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Collateral is an asset that lenders accept as security for a loan. It minimizes the risk for lenders and can take the form of real estate or another asset depending on the purpose of the loan. If a borrower defaults on their loan payments, the lender can seize the collateral and sell it to regain some or all of its losses. Collateral is a huge benefit to lenders and borrowers. Lenders gain more confidence, and borrowers can score lower interest rates.

How Collateral Works? 

Before lenders give you a loan, they want to ensure that you can repay it. This is why many of them require some form of security. It helps ensure that borrowers stick to their financial obligation. 

Collateral typically applies to the nature of a loan. So a mortgage would be collateralized by the home, while the collateral for a car loan is the vehicle in question. Other nonspecific, personal loans can be collateralized by other assets too. For example, a secured credit card may be secured by a cash deposit for the same amount of the credit limit ($500 for a $500 credit limit).

Loans secured by collateral are generally available at lower interest rates than unsecured loans. A lender’s claim to a borrower’s collateral is a lien (a legal right or claim against an asset to satisfy a debt). Borrowers have a convincing reason to repay the loan on time. If they default, they could lose their home or other assets pledged as collateral.

What are the Collateral Types? 

The nature of the collateral is often pre-established by the loan type. When you take out a mortgage, your home becomes collateral. If you take out a car loan, then the car becomes collateral for the loan. Lenders often accept cars (only if they are paid off in full), bank savings deposits, and investment accounts. Retirement accounts are hardly ever accepted as collateral.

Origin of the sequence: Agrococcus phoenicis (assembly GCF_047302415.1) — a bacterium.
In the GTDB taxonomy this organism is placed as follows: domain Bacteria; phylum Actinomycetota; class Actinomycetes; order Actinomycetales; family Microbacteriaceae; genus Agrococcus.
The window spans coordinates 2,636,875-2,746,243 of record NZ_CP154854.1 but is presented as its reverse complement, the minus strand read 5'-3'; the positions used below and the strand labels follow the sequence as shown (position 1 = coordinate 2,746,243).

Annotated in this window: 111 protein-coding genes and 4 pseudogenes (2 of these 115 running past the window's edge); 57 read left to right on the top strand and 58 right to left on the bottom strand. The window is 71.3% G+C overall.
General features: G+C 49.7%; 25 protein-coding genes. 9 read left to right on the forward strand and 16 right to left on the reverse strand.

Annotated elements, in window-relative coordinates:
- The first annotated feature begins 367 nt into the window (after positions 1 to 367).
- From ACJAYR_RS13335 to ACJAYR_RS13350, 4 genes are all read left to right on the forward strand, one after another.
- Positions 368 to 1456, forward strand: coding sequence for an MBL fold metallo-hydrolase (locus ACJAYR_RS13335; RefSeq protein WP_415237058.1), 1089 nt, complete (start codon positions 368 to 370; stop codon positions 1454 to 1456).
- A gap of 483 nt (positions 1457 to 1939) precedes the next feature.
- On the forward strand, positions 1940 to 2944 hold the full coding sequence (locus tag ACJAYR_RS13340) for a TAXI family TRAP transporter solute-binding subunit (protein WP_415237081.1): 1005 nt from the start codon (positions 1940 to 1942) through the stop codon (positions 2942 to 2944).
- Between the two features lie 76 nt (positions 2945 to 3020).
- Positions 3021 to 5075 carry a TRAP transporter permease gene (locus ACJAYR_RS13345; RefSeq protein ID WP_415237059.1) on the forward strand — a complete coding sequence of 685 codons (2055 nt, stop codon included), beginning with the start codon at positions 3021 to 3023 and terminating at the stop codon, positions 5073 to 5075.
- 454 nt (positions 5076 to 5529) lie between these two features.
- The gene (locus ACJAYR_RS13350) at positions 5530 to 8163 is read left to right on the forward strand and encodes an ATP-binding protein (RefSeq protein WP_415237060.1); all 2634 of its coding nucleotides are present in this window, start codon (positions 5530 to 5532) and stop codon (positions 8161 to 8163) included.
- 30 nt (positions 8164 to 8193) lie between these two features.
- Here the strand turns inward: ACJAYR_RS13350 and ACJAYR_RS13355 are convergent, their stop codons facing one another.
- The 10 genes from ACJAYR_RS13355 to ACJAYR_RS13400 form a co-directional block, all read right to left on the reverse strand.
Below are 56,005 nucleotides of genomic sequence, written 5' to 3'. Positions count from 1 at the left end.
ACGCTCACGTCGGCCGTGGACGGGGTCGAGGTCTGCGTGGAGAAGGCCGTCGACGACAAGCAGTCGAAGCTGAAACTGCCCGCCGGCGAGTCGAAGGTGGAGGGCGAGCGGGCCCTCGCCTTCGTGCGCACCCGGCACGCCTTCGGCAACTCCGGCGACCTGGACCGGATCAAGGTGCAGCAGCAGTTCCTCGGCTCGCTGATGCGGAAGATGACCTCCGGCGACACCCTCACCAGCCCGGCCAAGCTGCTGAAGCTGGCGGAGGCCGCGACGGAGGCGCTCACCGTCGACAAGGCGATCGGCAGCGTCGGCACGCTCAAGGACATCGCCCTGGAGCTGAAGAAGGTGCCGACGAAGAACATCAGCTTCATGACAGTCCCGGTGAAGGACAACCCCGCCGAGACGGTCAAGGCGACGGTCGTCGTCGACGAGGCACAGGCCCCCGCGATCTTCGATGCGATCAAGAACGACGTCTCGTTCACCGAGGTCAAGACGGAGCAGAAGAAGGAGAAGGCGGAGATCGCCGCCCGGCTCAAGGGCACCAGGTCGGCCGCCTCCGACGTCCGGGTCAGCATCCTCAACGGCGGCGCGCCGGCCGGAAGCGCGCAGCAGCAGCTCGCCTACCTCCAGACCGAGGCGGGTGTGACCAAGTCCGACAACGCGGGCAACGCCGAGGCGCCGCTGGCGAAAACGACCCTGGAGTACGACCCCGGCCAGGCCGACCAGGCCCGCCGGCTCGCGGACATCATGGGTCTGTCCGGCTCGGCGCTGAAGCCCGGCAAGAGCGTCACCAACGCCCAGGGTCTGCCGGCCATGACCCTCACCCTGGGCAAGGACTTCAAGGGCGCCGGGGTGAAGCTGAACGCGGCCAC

Future paychecks as collateral are options for very short-term loans, and not just from payday lenders. Traditional banks offer these kinds of loans for terms no longer than a couple of weeks. These short-term loans are an option for emergencies, but even in these scenarios, you have to read the fine print carefully and compare rates.

Collateralized Personal Loans 

Collateralized personal loans are another way of borrowing money. Borrowers offer an item of value as security for a loan. The collateral’s value must meet or exceed the amount being loaned. If you are considering a collateralized personal loan, your best option for a lender is probably a financial institution that you already use for business. Particularly if your collateral is your savings account. If you have an established relationship with the bank, that bank would be more willing to approve the loan, and you are more likely to get a decent rate for it.

What are the Examples of Collateral Loans? 

Examples of collateral loans are:

  • Residential Mortgages
  • Home Equity Loans
  • Margin Trading

For each different type of loan, there is something of financial value that can be used to secure the loan. A house can serve as a form of collateral when you take out a mortgage or car loan, but it can go back to the lender if you do not hold up your end of the bargain under the repayment term.

Residential Mortgages 

A residential mortgage is a loan in which the house is the collateral. Suppose the homeowner stops paying the mortgage for at least 120 days. That means the loan servicer can start legal proceedings, which leads to the lender taking possession of the house through foreclosure. Once the property is passed on to the lender, it can be sold to replenish the remaining principal on the loan.

Home Equity Loans 

A home can serve as collateral on a second mortgage or home equity line of credit (HELOC). In this instance, the amount of the loan will not exceed the available equity. Suppose a home is valued at $200,000, and $125,000 remains on the primary mortgage. This means a second mortgage or HELOC will be available only for as much as $75,000.

Margin Trading 

Collateralized loans are a factor in margin trading. An investor borrows money from a broker to purchase shares, using the balance in the investor’s brokerage account as collateral. The loan increases the number of shares the investor can buy, which multiplies the potential gains of the shares’ increase in value. However, the risks are multiplied. If the shares decrease in value, the broker requires payment of the difference. In that situation, the account serves as collateral if the borrower fails to cover the loss.